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Frank Kelderman, English

Project: “Sovereign Lessons: Narrating Childhood in Native American Literatures.”

Frank Kelderman is an Assistant Professor of English who specializes in Native American literature. He received his doctorate in American Culture from the University of Michigan and his Master’s in American Studies from the University of Groningen. Before coming to UofL had was a postdoctoral fellow in Comparative American Studies at Oberlin College. At UofL he teaches courses in Native American, early American, and multi-ethnic American literature.

His scholarship has appeared or is forthcoming in American Studies, American Literature, J19: The Journal of Nineteenth-Century Americanists, and Great Plains Quarterly. His monograph, Authorized Agents: Native American Publication Projects in the Era of Removal, is forthcoming from SUNY Press. It explores the relationship between nineteenth-century Native literature and Indian diplomacy, to examine the colonial and intertribal dimensions of indigenous writing and oratory from the Upper Missouri River Valley to the Great Lakes.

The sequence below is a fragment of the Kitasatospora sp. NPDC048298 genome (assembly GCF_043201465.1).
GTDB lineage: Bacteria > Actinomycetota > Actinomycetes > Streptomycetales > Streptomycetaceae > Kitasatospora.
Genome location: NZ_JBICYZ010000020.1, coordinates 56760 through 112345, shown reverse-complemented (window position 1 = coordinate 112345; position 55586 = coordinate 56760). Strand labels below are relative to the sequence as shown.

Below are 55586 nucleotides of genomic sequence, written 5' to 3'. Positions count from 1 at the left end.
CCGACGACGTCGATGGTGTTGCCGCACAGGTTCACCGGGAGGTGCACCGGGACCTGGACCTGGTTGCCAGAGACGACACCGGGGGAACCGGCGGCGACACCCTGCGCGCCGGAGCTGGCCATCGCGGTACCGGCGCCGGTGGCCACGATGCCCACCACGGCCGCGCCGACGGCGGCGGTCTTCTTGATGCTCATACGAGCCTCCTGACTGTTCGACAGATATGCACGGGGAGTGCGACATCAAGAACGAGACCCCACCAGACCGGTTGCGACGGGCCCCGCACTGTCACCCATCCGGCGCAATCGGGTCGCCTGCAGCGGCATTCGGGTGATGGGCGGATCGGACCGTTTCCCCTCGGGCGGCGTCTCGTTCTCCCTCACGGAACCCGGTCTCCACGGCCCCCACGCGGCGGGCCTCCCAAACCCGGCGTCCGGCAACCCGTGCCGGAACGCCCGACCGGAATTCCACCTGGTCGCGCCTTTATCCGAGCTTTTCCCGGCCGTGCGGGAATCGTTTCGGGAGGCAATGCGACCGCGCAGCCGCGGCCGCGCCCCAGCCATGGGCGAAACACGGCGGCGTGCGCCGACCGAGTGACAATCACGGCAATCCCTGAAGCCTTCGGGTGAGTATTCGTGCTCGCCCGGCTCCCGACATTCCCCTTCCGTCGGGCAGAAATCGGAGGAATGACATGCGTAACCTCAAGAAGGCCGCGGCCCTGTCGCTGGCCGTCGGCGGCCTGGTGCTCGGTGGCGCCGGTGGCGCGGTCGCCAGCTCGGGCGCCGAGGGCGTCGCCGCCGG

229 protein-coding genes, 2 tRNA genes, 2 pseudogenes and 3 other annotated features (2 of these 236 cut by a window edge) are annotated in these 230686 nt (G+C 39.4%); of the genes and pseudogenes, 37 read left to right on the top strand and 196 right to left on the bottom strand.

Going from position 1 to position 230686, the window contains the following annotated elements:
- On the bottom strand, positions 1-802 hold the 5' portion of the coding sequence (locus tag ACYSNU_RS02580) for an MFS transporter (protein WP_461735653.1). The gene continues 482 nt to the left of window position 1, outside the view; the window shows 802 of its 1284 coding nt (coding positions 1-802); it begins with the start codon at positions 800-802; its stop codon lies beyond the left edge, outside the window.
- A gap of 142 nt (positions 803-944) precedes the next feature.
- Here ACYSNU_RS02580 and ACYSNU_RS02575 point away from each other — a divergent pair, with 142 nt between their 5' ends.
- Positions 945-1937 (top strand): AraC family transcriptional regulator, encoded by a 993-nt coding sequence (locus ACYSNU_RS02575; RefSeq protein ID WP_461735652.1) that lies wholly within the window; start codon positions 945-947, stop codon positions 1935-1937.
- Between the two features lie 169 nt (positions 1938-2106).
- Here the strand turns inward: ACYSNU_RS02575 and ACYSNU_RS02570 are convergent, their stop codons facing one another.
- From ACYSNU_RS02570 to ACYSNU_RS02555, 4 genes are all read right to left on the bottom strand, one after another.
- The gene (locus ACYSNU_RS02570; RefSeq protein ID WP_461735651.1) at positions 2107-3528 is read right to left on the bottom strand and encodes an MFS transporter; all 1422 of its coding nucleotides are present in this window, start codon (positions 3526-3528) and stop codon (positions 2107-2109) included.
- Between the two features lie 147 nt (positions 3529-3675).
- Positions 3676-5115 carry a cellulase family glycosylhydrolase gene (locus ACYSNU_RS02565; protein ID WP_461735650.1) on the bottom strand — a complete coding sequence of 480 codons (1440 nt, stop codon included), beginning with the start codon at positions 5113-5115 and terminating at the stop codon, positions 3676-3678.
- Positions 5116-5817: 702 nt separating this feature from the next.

As a faculty fellow at the Commonwealth Center, he will start a new research project on the representation of childhood in Native American literature from ca. 1830 to 1930. This project examines how writers from different Indian nations used childhood narratives to interrogate questions of gender, citizenship, and indigenous sovereignty.

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Katherine Massoth, History

Project: “'That Was Women’s Work:' The Borders of Gender, Cultural Practices, and Ethnic Identity in Arizona and New Mexico, 1846-1941."